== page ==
Friday Dressing, All Week Long


The executive of today doesn’t conform to dated wardrobe rules. EXEC shows you how to channel the laid-back vibe of casual Friday, without compromising on professionalism.

Right from the crisp collar and wrinkle-free suit, to the tips of perfectly polished shoes, the typical executive of two decades ago was dressed to impress. At the dawn of the new millennium, cracks began to appear in this sartorial mould. Steve Jobs shed his Armani suits for the black turtleneck and jeans the world came to recognise him by, and the so-called ‘accidental billionaires’ never really shook off the campus-casual code for the boardroom, and the business world had to loosen its collar to work with them.

For the executive from the new school, looking sharp is still at the top of the agenda, but personality now plays a big part. The modern executive takes classics and adds to them individual flair, redefining business casual, and letting the practice of Friday dressing spill over to other days of the week. Is professionalism compromised in the process? Not by a long shot, if the right balance is struck between ‘corporate’ and ‘cool’.

The suit is, and will always remain a classic. We’ve paid homage to its versatility in these pages before – one can wear it slim, loose, pinstriped, single or double-breasted, and even with a tee. Teaming tee shirts and turtlenecks with a suit is a look that manages to be professional, yet on-trend. It works best when the suit is slim and in a solid, neutral colour, like black, beige or navy blue. The tee should be equally detail-free – wild prints and witty sayings are best reserved for the weekend – and be round or v-neck. It should be in a hue that complements the suit, but white is a deal breaker, as it gives the impression that one has slept through the alarm, and hurriedly pulled on a suit over a vest.

In those situations where a suit isn’t an absolute necessity, the jacket can be replaced with a sports coat or a lightweight blazer.

In most work-related situations, the big D is frowned upon. Whether denim is acceptable in the workplace is a debate that began several decades ago, and both sides are in no particular hurry to come to a conclusion any time soon. A concession seems to be ‘formal jeans’, a pair of jeans in a dark rinse, cut to resemble trousers, sans embellishments. These jeans can be worn with a crisp shirt, and a waistcoat and skinny tie, for additional pizzazz. Those born with oodles of confidence can team casual jeans with a well-cut blazer and shirt. For the ones who aren’t quite sure about donning a pair of jeans for work, khakis, chinos and cargoes do the trick as well. However, a cardigan or cashmere sweater should be included in the ensemble instead of the vest.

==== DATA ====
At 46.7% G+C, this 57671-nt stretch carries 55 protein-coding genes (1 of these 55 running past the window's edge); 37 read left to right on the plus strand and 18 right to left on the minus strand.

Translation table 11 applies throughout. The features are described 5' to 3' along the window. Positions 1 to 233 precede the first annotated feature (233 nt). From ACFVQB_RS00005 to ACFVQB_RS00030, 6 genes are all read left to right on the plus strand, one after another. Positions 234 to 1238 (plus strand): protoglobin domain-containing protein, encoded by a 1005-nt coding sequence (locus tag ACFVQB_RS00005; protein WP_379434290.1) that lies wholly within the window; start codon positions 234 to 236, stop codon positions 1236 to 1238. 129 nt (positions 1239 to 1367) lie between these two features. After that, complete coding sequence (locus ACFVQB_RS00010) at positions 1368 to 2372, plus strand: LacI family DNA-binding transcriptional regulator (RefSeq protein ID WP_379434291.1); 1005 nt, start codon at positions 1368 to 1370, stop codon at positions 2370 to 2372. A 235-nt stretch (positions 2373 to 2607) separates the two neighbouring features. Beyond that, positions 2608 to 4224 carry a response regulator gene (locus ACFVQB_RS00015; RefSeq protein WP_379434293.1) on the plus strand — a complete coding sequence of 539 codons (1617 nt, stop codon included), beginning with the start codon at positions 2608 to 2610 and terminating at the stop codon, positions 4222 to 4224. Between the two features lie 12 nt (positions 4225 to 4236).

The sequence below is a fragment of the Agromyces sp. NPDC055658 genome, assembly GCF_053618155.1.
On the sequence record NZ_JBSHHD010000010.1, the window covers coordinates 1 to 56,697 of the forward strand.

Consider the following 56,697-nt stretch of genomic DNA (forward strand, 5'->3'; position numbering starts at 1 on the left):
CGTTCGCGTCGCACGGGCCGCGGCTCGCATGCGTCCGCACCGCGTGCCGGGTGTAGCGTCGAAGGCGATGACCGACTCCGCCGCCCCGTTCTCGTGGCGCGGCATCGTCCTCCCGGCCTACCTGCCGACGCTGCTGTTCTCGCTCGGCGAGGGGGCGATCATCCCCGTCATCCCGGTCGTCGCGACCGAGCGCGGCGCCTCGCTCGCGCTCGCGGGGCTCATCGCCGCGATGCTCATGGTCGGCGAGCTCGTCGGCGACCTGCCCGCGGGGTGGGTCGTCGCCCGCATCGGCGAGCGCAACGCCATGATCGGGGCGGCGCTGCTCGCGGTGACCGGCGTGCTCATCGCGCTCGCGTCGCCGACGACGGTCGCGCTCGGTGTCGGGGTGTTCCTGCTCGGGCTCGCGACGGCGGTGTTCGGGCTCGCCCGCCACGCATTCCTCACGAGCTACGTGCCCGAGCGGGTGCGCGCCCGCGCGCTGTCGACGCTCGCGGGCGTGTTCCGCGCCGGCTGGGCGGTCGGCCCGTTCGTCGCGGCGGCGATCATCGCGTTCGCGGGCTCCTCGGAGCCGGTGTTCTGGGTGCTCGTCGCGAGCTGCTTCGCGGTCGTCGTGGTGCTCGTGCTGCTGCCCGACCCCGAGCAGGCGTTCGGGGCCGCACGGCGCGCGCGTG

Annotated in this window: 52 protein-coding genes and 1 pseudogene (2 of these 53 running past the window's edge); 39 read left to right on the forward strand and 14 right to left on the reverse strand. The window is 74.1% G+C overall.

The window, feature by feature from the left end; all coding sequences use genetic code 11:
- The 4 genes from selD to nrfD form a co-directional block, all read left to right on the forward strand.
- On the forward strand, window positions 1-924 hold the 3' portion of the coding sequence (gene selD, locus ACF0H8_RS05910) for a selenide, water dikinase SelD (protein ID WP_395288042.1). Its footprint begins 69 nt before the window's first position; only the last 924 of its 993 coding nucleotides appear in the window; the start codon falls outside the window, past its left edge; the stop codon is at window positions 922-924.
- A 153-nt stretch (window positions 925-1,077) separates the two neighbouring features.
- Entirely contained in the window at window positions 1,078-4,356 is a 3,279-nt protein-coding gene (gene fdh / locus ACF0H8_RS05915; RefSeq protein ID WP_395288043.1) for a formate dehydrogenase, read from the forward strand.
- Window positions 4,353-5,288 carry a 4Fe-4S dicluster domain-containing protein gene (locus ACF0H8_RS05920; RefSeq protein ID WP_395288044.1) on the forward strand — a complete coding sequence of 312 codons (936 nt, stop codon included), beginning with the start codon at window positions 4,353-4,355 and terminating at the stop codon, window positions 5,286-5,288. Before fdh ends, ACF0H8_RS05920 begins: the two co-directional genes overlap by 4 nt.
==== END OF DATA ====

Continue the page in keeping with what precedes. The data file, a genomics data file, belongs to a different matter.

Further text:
Accessories are probably the best extensions of one’s personality in the corporate world, and give a lot of freedom to the wearer for experimentation. Ties can be funky, in bold patterns and prints, or in adventurous shades, in place of the old checks and stripes. Shoes can be lace-up, or loafers in materials other than leather, like suede. Loafers worn without socks add a bit of rakish appeal to the look – European men have been successfully pulling it off for years! Belts, on the other hand, should be kept simple, as most that do not adhere to the classic parameters tend to fall on the wrong side of professional.

The way the world looks at work is changing, and work wear is following suit. Regimented wardrobe rules are now giving way to a more relaxed aesthetic. It doesn’t mean weekend wear is going to start making appearances in the boardroom anytime soon though, the key to mastering the new corporate dress code is to dress professionally, look pulled together, yet relaxed and expressive.

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